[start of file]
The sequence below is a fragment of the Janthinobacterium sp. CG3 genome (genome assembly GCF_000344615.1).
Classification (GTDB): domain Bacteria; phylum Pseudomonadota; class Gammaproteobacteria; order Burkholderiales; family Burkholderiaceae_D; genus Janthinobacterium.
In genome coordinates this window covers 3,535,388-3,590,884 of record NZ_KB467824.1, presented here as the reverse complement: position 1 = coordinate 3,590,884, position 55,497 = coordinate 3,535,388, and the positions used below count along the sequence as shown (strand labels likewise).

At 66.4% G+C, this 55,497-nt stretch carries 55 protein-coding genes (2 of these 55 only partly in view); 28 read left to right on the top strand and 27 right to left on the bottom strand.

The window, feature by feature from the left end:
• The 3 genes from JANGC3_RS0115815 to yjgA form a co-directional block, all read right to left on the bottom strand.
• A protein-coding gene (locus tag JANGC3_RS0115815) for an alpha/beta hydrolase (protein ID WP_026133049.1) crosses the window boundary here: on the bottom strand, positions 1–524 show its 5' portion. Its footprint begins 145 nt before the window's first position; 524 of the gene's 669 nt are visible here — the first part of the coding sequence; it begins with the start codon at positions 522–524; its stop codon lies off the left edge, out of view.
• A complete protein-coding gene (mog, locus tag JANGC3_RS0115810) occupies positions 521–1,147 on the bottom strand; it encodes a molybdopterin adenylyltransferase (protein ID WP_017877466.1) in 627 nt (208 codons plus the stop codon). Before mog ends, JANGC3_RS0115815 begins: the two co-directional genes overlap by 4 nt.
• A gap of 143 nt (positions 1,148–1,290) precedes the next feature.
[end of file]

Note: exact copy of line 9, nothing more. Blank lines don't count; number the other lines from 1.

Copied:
• A gap of 143 nt (positions 1,148–1,290) precedes the next feature.